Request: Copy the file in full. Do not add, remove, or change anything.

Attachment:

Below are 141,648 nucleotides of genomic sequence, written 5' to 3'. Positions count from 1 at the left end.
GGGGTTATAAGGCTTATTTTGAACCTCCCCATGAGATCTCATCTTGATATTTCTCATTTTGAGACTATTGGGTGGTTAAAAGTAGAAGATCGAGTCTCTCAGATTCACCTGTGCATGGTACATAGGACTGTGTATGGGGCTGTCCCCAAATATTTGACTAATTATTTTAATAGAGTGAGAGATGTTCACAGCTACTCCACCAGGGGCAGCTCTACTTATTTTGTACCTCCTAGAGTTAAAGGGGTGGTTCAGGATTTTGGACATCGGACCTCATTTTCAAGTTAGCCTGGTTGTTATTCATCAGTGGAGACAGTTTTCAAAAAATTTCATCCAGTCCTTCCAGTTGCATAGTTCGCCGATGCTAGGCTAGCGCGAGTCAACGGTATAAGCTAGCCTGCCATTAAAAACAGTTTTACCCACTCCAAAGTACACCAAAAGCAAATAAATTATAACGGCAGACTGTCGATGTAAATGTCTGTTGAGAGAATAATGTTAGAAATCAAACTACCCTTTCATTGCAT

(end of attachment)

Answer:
Below are 141,648 nucleotides of genomic sequence, written 5' to 3'. Positions count from 1 at the left end.
GGGGTTATAAGGCTTATTTTGAACCTCCCCATGAGATCTCATCTTGATATTTCTCATTTTGAGACTATTGGGTGGTTAAAAGTAGAAGATCGAGTCTCTCAGATTCACCTGTGCATGGTACATAGGACTGTGTATGGGGCTGTCCCCAAATATTTGACTAATTATTTTAATAGAGTGAGAGATGTTCACAGCTACTCCACCAGGGGCAGCTCTACTTATTTTGTACCTCCTAGAGTTAAAGGGGTGGTTCAGGATTTTGGACATCGGACCTCATTTTCAAGTTAGCCTGGTTGTTATTCATCAGTGGAGACAGTTTTCAAAAAATTTCATCCAGTCCTTCCAGTTGCATAGTTCGCCGATGCTAGGCTAGCGCGAGTCAACGGTATAAGCTAGCCTGCCATTAAAAACAGTTTTACCCACTCCAAAGTACACCAAAAGCAAATAAATTATAACGGCAGACTGTCGATGTAAATGTCTGTTGAGAGAATAATGTTAGAAATCAAACTACCCTTTCATTGCAT